Modern era

After 1492, a global exchange of previously local crops and livestock breeds occurred. Key crops involved in this exchange included the tomato, maize, potato, cocoa and tobacco going from the New World to the Old, and several varieties of wheat, spices, coffee, and sugar cane going from the Old World to the New. The most important animal exportations from the Old World to the New were those of the horse and dog (dogs were already present in the pre-Columbian Americas but not in the numbers and breeds suited to farm work). Although not usually food animals, the horse (including donkeys and ponies) and dog quickly filled essential production roles on western hemisphere farms.
By the early 1800s, agricultural techniques, implements, seed stocks and cultivated plants selected and given a unique name because of its decorative or useful characteristics had so improved that yield per land unit was many times that seen in the Middle Ages. With the rapid rise of mechanization in the late 19th and 20th centuries, particularly in the form of the tractor, farming tasks could be done with a speed and on a scale previously impossible. These advances have led to efficiencies enabling certain modern farms in the United States, Argentina, Israel, Germany, and a few other nations to output volumes of high quality produce per land unit at what may be the practical limit.
The Haber-Bosch method for synthesizing ammonium nitrate represented a major breakthrough and allowed crop yields to overcome previous constraints. In the past century agriculture has been characterized by enhanced productivity, the substitution of labor for synthetic fertilizers and pesticides, selective breeding, mechanization, water pollution, and farm subsidies. In recent years there has been a backlash against the external environmental effects of conventional agriculture, resulting in the organic movement.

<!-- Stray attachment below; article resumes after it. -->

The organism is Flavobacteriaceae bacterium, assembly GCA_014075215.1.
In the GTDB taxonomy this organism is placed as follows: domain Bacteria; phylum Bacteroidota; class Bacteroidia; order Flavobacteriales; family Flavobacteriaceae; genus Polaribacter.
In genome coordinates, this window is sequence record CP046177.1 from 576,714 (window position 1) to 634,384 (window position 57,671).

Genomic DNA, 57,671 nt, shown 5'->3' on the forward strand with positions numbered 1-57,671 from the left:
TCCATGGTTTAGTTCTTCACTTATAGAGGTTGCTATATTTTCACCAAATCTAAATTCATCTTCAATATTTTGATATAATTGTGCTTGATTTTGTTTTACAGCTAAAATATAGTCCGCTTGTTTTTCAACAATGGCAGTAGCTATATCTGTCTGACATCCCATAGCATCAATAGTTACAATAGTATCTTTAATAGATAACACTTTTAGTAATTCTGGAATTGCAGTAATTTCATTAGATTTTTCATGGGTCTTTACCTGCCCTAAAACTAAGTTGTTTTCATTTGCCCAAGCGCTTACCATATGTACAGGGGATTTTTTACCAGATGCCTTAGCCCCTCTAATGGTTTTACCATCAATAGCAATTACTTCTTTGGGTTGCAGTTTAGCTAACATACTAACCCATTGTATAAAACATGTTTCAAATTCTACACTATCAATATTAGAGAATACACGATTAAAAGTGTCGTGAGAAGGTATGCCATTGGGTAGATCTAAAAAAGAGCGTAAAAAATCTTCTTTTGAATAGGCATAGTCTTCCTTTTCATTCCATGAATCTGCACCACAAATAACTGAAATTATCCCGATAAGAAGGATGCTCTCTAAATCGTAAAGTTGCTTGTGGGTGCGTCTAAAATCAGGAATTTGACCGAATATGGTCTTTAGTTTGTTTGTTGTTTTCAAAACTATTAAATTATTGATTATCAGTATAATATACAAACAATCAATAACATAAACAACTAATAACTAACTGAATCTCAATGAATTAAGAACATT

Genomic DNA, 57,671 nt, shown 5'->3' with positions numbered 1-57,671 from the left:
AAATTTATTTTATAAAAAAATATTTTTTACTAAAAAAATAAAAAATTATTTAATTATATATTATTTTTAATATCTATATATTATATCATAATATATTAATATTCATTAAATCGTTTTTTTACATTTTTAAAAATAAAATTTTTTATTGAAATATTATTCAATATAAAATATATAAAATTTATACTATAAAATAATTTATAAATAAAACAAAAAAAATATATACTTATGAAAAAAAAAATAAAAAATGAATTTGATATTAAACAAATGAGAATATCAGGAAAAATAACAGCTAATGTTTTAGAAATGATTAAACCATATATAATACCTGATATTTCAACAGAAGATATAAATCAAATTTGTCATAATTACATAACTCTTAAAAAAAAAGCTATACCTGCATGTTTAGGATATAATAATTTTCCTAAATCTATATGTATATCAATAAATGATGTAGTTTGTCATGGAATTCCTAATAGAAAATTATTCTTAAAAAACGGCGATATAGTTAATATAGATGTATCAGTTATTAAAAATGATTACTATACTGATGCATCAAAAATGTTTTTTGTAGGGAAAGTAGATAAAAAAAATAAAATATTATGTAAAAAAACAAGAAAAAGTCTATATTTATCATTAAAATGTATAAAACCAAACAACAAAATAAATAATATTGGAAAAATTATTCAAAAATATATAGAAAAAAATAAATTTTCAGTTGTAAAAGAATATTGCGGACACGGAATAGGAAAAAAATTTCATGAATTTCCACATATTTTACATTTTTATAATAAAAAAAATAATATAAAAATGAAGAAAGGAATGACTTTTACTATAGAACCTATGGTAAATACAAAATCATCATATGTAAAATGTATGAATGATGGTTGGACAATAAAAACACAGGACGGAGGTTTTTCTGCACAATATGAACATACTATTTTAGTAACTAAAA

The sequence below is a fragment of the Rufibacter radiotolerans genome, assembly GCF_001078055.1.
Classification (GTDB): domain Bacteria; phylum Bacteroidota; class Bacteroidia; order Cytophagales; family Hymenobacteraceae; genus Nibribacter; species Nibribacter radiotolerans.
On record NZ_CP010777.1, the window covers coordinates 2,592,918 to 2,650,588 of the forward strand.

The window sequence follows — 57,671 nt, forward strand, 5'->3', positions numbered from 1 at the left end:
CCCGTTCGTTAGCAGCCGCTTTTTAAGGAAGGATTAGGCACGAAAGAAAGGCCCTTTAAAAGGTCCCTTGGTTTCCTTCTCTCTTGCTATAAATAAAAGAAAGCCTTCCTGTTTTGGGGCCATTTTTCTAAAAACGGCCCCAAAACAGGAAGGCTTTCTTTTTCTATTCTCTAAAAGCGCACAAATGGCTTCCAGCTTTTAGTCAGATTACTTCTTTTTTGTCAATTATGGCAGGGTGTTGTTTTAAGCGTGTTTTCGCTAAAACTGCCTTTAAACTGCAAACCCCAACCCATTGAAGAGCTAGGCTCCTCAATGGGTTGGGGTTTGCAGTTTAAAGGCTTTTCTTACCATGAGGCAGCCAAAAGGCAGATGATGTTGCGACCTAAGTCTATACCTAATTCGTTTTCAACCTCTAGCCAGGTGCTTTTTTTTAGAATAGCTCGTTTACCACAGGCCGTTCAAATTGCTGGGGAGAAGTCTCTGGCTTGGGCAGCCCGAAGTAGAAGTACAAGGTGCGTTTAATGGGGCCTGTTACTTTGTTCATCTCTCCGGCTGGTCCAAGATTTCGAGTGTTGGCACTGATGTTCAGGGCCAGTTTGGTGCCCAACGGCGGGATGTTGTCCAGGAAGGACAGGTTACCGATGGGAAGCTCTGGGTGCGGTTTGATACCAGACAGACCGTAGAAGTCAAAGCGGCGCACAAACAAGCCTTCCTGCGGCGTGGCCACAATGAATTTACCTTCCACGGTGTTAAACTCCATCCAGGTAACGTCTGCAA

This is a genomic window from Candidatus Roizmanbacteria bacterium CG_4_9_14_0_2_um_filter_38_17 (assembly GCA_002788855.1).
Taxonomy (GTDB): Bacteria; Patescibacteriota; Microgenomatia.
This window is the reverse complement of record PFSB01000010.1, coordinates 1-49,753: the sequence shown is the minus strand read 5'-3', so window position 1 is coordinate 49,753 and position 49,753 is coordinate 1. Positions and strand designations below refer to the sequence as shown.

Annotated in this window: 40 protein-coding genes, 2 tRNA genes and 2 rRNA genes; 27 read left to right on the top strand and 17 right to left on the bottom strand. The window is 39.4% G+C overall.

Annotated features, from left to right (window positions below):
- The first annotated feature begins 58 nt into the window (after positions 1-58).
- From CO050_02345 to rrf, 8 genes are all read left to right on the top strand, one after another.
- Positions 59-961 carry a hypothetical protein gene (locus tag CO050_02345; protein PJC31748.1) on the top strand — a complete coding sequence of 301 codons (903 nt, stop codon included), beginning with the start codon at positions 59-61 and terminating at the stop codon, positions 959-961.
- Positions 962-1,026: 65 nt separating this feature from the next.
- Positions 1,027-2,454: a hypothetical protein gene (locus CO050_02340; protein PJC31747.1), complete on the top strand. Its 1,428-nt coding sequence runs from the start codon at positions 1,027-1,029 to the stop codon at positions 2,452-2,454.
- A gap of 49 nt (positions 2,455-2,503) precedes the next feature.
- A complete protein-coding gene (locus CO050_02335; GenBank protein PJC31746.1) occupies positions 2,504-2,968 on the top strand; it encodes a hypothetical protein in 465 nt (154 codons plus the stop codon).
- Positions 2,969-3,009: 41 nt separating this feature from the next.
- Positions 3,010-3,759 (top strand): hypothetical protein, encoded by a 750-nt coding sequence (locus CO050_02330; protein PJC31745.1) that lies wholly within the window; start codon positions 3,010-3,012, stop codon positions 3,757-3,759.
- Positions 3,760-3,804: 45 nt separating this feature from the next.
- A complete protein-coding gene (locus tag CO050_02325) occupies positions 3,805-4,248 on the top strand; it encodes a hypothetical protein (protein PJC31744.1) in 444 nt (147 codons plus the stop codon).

Agricultural exploration expeditions, since the late nineteenth century, have been mounted to find new species and new agricultural practices in different areas of the world. Two early examples of expeditions include Frank N. Meyer's fruit and nut collecting trip to China and Japan from 1916-1918 [22] and the Dorsett-Morse Oriental Agricultural Exploration Expedition to China, Japan, and Korea from 1929-1931 to collect soybean germplasm to support the rise in soybean agriculture in the United States. [23]
In 2005, the agricultural output of China was the largest in the world, accounting for almost one-sixth world share followed by the EU, India and the USA, according to the International Monetary Fund.[citation needed] Economists measure the total factor productivity of agriculture and by this measure agriculture in the United States is roughly 2.6 times more productive than it was in 1948


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  2. Agricultural techniques depends on what will be more productive and the resources available.

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